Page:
There are many restrictions involved when you choose to visit Chernobyl. The Globe and Mail is a website that posted a few rules of visiting Chernobyl called, “Rule No. 1 when visiting Chernobyl: Don’t touch anything.”  You are not allowed to touch things, even yourself and personal belongings are not supposed to sit on the ground. Eating is hazardous while on the grounds of this abandoned town and advised to not eat outside. Jim Heintz, the writer of this article, stated, “Guides make sure the visitors understand that various spots in the zone are more contaminated than others and insist no one wander off the designated paths.”  I do not recommend the seniors of Auburn University at Montgomery to take this trip to Chernobyl based on the risk factors involved.

Blog 10

Most people would like to experience something fun and memorable for their last adventure before graduating and jumping into the real world. If you were to visit Chernobyl for your senior trip, you would be participating in what is called extreme tourism. Some people would consider this trip a form of dark tourism because of the type of tragedy that happened there, which could teach you so much if you were to visit Chernobyl. So, what is extreme tourism?

Extreme tourism is defined as “going on holiday to extreme places or making holidays into extreme conditions in pursuit of more adventure.” Extreme tourism can include things like hiking up a steep mountain, visiting a forbidden place, or a place where a tragedy happened. Visiting a place where a tragedy happened would be a form or “dark tourism.” Places like this would include the 911 Memorial or visiting Holocaust Concentration Camps.

Chernobyl was nuclear reactor accident in 1986, leaving many people homeless and 31 dead. This accident left the small town inhabitable to this day. If you were visiting Chernobyl, you would be participating in dark tourism. You are actually only allowed to visit Chernobyl for a short amount of time. If you were there longer than that time period, you could be exposed to the radiation causing you to become sick. Chernobyl cannot even support animal life, but nature is beginning to take over the things left behind.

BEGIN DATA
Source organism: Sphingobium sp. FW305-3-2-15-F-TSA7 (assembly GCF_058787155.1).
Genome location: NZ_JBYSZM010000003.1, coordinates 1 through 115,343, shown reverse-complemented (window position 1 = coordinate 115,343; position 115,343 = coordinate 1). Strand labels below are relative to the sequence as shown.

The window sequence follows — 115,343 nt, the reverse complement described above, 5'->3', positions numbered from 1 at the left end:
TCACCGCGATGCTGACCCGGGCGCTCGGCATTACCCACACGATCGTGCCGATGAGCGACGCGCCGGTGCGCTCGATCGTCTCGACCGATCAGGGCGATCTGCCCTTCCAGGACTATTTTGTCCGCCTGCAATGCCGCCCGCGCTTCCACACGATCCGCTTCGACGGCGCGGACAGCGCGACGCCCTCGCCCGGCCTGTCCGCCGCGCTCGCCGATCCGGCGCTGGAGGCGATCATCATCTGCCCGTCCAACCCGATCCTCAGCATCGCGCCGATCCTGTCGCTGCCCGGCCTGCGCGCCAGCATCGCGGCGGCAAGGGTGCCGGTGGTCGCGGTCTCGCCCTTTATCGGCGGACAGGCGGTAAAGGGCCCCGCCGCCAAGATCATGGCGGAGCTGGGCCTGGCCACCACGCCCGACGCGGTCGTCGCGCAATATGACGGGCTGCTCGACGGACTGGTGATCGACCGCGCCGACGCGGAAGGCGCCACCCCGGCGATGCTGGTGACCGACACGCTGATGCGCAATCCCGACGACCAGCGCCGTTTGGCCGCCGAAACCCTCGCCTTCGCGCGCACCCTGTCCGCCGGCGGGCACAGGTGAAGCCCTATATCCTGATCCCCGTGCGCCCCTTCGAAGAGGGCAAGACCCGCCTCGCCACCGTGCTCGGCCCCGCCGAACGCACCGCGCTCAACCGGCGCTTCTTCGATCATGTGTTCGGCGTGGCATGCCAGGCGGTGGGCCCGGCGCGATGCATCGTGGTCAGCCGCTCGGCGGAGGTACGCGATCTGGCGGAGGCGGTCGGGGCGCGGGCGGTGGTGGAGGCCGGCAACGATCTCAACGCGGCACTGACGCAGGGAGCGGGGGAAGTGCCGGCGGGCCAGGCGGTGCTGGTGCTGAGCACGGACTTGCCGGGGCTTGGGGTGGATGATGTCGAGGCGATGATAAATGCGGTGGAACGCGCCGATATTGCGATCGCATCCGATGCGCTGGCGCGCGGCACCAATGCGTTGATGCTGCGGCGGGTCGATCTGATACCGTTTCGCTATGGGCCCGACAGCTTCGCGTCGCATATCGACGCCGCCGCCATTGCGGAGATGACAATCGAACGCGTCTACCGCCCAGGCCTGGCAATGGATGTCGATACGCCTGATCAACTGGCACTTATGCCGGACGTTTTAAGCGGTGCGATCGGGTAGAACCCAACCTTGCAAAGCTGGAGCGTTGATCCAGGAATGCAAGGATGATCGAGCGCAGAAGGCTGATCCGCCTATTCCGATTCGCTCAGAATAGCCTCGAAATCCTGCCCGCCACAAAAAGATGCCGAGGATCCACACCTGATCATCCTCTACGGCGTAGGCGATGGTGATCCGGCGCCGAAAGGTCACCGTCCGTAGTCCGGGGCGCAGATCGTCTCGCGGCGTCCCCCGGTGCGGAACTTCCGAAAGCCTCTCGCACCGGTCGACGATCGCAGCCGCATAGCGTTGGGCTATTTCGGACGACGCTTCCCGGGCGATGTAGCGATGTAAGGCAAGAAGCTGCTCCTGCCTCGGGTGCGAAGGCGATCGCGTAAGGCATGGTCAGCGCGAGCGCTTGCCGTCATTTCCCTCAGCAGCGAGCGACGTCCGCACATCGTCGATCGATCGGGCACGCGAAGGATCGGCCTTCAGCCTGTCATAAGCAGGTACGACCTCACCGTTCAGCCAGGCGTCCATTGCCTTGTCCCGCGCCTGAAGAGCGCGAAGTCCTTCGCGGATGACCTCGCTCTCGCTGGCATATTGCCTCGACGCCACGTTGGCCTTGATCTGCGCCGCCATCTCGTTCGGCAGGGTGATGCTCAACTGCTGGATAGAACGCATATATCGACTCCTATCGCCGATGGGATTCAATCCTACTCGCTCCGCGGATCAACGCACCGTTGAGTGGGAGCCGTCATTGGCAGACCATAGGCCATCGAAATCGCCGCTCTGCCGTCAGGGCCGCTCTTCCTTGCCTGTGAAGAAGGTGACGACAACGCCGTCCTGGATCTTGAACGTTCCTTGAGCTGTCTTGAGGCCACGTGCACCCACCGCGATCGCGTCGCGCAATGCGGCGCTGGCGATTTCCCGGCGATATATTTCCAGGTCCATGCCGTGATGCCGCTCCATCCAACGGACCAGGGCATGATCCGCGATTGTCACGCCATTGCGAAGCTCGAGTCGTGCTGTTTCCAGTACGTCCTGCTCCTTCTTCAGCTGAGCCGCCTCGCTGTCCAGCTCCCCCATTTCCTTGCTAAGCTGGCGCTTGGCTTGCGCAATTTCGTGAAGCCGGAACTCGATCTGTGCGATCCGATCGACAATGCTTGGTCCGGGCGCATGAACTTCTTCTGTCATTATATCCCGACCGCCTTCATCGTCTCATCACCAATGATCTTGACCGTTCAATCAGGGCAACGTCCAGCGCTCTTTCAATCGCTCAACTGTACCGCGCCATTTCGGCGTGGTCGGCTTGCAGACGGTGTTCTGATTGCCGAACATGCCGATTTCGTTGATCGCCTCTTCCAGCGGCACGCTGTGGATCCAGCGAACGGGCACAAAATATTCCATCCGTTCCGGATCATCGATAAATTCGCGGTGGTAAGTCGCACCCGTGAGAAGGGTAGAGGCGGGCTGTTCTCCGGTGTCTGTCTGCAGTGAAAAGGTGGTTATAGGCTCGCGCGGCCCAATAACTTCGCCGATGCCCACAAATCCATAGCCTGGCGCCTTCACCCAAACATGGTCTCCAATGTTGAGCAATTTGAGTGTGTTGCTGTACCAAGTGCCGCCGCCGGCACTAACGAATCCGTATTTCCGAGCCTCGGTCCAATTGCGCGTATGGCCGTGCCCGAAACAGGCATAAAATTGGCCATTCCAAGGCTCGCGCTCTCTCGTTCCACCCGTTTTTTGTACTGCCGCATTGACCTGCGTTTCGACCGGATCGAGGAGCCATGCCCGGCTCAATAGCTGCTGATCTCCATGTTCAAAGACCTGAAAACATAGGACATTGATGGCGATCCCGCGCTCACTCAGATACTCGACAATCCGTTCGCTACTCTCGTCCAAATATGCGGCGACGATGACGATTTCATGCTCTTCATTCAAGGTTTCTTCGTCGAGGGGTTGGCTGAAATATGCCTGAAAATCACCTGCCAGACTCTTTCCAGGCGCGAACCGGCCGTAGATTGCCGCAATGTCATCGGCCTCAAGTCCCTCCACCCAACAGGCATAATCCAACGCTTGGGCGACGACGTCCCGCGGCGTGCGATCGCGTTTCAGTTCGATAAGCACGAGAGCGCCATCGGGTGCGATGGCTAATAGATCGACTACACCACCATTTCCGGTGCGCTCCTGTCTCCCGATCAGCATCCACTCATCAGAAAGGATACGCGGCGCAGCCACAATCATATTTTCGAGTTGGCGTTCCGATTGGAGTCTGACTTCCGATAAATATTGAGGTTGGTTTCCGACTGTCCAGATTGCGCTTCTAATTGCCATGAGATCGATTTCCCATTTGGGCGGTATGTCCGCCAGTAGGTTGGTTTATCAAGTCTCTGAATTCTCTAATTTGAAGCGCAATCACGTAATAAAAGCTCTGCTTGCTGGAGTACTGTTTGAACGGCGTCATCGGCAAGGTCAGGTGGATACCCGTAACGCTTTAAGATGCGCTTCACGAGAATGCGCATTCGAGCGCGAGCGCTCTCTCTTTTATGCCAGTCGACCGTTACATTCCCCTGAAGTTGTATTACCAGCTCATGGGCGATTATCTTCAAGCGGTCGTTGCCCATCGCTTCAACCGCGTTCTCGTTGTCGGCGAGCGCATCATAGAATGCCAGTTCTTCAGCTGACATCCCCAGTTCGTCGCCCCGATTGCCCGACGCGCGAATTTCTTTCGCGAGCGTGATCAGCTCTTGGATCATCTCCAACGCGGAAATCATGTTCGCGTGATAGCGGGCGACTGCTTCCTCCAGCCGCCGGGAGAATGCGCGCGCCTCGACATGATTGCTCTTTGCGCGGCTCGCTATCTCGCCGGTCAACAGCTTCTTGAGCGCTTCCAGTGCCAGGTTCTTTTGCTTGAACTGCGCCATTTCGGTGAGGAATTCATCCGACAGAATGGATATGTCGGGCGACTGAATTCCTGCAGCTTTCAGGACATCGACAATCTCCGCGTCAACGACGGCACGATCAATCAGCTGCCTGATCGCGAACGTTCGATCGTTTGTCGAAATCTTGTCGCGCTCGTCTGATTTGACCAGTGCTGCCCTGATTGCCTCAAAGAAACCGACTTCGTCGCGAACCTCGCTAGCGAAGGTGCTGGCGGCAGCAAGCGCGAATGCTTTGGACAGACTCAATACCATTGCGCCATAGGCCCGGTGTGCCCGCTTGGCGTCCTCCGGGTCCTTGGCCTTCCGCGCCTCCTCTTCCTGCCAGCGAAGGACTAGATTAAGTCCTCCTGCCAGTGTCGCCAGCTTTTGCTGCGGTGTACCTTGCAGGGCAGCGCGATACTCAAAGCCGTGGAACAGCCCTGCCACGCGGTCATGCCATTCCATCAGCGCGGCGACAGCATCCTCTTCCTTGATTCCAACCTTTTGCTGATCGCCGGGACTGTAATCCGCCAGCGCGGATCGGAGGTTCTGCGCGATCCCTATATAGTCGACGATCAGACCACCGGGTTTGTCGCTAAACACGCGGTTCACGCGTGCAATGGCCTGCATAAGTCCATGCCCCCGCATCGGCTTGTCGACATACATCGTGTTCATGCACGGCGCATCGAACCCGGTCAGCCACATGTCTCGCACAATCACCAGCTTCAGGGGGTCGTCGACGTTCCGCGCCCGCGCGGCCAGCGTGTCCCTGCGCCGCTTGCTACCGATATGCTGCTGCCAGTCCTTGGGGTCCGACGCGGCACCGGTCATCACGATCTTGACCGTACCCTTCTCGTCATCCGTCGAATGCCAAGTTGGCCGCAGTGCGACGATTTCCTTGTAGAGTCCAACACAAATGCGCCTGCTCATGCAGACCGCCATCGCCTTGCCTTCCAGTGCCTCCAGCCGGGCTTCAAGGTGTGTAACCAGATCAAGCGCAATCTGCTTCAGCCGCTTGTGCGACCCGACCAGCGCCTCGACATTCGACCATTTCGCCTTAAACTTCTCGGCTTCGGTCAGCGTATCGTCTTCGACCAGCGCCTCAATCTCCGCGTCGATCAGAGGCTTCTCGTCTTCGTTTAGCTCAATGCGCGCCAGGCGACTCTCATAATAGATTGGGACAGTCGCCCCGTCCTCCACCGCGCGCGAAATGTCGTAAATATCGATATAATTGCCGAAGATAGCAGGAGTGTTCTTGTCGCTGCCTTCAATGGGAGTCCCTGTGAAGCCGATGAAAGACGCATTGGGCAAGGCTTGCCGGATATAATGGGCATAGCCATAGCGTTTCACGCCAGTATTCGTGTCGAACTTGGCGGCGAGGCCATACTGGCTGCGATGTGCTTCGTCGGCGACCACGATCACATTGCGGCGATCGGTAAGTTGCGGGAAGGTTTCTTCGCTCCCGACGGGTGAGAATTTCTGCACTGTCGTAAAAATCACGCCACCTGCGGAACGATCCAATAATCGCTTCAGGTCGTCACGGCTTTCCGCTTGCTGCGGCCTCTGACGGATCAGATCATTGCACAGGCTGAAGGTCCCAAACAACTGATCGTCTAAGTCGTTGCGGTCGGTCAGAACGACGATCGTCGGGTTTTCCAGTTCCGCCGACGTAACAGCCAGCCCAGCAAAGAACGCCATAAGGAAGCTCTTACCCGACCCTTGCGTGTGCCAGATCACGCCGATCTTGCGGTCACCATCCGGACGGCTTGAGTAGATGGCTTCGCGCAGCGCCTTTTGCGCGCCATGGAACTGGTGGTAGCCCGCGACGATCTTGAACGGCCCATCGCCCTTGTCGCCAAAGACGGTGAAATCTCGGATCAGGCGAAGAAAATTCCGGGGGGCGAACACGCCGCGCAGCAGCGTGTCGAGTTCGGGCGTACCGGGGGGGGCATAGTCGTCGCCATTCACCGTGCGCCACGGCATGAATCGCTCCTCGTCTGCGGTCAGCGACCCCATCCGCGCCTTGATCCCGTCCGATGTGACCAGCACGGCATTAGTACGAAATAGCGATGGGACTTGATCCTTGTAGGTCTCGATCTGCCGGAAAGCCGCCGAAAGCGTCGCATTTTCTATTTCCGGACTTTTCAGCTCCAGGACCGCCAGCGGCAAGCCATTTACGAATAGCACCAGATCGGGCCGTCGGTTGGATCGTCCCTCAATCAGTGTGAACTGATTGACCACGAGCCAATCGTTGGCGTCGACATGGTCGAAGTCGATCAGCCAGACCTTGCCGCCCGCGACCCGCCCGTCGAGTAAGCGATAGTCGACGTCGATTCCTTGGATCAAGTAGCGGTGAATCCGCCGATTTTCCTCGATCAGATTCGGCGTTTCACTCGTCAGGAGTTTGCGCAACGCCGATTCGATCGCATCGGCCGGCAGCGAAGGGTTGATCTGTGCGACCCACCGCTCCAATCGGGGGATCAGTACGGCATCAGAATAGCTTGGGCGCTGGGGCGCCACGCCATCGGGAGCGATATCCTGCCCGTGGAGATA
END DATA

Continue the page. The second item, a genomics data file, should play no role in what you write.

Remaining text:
If you were to visit Chernobyl, you would receive a visual on what the Earth would look like if people were no longer here. Alan Weisman gave a written example of this in his piece called “Earth Without People” in our Green book. Weisman stated, “With nobody to trample seedlings, New York’s prolific exotic, the Chinese ailanthus tree, would take over.”(191) This quote is an example of nature, such as trees and plants, reclaiming what is theirs. In Chernobyl, nature is growing back without people around. In my opinion, this experience would be humbling and allow you realize the consequences of your actions, like destroying forests for new towns and cities.

Blog 9.5

High School Structure:

Top Bun: Introduction

Meat: Body

Bottom Bun: Conclusion

Structure for Chernobyl Project:

Top Bun: Introduction

Lettuce and Tomato: Definitions paragraph (do everything you can to find scholarly definitions/source) – extreme tourism, examples here

Cheese: Background paragraph (the history) – Chernobyl history: what happened, when, to whom? (avoid technical terms that reader may not know)

Meat:

  1. Pros: 2 major reasons (each one paragraph)
    1. Mistakes: there are consequences
    2. Example of what Earth would look like without people (here is where you might bring in an example from the source in your book)
    3. Historical value of 1980s Russia: culture, language
  2. Cons: 2 major reasons (each one paragraph)

Bottom Bun: Conclusion (delayed thesis, where you recommend what to do)

Grading:

  1. Structure/Organization/Length
    1. Certain amount of points